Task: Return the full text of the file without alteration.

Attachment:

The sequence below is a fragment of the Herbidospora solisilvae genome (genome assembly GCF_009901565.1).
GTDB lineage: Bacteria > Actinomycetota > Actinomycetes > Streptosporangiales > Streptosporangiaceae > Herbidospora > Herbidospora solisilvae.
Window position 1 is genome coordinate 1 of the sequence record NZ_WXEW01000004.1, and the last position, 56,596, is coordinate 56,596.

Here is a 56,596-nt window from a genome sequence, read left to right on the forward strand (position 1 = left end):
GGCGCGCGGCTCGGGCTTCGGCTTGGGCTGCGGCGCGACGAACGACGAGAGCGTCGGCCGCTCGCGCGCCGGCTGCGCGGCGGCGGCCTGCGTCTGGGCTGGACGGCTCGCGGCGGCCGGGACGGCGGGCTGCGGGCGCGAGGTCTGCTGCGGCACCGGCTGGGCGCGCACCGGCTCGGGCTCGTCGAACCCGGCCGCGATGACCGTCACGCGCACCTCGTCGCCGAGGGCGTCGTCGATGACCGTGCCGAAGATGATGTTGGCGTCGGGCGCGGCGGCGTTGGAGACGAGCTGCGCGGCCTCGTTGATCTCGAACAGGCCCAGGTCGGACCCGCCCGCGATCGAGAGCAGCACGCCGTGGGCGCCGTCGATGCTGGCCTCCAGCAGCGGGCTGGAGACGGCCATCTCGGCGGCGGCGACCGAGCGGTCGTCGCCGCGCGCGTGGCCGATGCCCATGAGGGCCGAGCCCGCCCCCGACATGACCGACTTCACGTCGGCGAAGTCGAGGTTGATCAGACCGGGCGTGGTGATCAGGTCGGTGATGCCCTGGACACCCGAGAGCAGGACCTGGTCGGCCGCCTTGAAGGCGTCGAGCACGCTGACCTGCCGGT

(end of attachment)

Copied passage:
The sequence below is a fragment of the Herbidospora solisilvae genome (genome assembly GCF_009901565.1).
GTDB lineage: Bacteria > Actinomycetota > Actinomycetes > Streptosporangiales > Streptosporangiaceae > Herbidospora > Herbidospora solisilvae.
Window position 1 is genome coordinate 1 of the sequence record NZ_WXEW01000004.1, and the last position, 56,596, is coordinate 56,596.

Here is a 56,596-nt window from a genome sequence, read left to right on the forward strand (position 1 = left end):
GGCGCGCGGCTCGGGCTTCGGCTTGGGCTGCGGCGCGACGAACGACGAGAGCGTCGGCCGCTCGCGCGCCGGCTGCGCGGCGGCGGCCTGCGTCTGGGCTGGACGGCTCGCGGCGGCCGGGACGGCGGGCTGCGGGCGCGAGGTCTGCTGCGGCACCGGCTGGGCGCGCACCGGCTCGGGCTCGTCGAACCCGGCCGCGATGACCGTCACGCGCACCTCGTCGCCGAGGGCGTCGTCGATGACCGTGCCGAAGATGATGTTGGCGTCGGGCGCGGCGGCGTTGGAGACGAGCTGCGCGGCCTCGTTGATCTCGAACAGGCCCAGGTCGGACCCGCCCGCGATCGAGAGCAGCACGCCGTGGGCGCCGTCGATGCTGGCCTCCAGCAGCGGGCTGGAGACGGCCATCTCGGCGGCGGCGACCGAGCGGTCGTCGCCGCGCGCGTGGCCGATGCCCATGAGGGCCGAGCCCGCCCCCGACATGACCGACTTCACGTCGGCGAAGTCGAGGTTGATCAGACCGGGCGTGGTGATCAGGTCGGTGATGCCCTGGACACCCGAGAGCAGGACCTGGTCGGCCGCCTTGAAGGCGTCGAGCACGCTGACCTGCCGGT